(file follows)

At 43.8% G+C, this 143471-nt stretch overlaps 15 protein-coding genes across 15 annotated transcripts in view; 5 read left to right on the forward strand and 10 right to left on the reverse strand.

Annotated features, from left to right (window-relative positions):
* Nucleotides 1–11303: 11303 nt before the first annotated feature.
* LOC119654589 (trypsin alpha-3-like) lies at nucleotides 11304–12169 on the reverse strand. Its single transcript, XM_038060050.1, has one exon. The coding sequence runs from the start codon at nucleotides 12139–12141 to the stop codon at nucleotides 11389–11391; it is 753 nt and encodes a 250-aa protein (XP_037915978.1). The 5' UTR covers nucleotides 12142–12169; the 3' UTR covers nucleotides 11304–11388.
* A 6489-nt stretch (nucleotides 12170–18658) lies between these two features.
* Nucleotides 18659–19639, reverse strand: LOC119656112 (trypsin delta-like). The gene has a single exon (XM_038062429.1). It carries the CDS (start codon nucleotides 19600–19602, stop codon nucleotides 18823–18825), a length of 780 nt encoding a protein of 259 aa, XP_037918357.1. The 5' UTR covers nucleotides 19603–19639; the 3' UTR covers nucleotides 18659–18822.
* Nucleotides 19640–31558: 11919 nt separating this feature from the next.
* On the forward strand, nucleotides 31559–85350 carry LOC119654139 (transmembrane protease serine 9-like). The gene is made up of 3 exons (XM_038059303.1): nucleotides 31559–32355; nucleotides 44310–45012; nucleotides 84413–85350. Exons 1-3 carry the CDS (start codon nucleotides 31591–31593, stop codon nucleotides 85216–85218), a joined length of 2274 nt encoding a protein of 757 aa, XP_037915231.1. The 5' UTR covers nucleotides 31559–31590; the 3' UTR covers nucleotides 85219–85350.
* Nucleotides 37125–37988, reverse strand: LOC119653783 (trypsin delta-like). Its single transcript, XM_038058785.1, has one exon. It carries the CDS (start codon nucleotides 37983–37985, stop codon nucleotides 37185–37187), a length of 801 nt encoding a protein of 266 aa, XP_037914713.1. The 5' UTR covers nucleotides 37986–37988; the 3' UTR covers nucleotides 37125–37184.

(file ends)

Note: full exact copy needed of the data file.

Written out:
At 43.8% G+C, this 143471-nt stretch overlaps 15 protein-coding genes across 15 annotated transcripts in view; 5 read left to right on the forward strand and 10 right to left on the reverse strand.

Annotated features, from left to right (window-relative positions):
* Nucleotides 1–11303: 11303 nt before the first annotated feature.
* LOC119654589 (trypsin alpha-3-like) lies at nucleotides 11304–12169 on the reverse strand. Its single transcript, XM_038060050.1, has one exon. The coding sequence runs from the start codon at nucleotides 12139–12141 to the stop codon at nucleotides 11389–11391; it is 753 nt and encodes a 250-aa protein (XP_037915978.1). The 5' UTR covers nucleotides 12142–12169; the 3' UTR covers nucleotides 11304–11388.
* A 6489-nt stretch (nucleotides 12170–18658) lies between these two features.
* Nucleotides 18659–19639, reverse strand: LOC119656112 (trypsin delta-like). The gene has a single exon (XM_038062429.1). It carries the CDS (start codon nucleotides 19600–19602, stop codon nucleotides 18823–18825), a length of 780 nt encoding a protein of 259 aa, XP_037918357.1. The 5' UTR covers nucleotides 19603–19639; the 3' UTR covers nucleotides 18659–18822.
* Nucleotides 19640–31558: 11919 nt separating this feature from the next.
* On the forward strand, nucleotides 31559–85350 carry LOC119654139 (transmembrane protease serine 9-like). The gene is made up of 3 exons (XM_038059303.1): nucleotides 31559–32355; nucleotides 44310–45012; nucleotides 84413–85350. Exons 1-3 carry the CDS (start codon nucleotides 31591–31593, stop codon nucleotides 85216–85218), a joined length of 2274 nt encoding a protein of 757 aa, XP_037915231.1. The 5' UTR covers nucleotides 31559–31590; the 3' UTR covers nucleotides 85219–85350.
* Nucleotides 37125–37988, reverse strand: LOC119653783 (trypsin delta-like). Its single transcript, XM_038058785.1, has one exon. It carries the CDS (start codon nucleotides 37983–37985, stop codon nucleotides 37185–37187), a length of 801 nt encoding a protein of 266 aa, XP_037914713.1. The 5' UTR covers nucleotides 37986–37988; the 3' UTR covers nucleotides 37125–37184.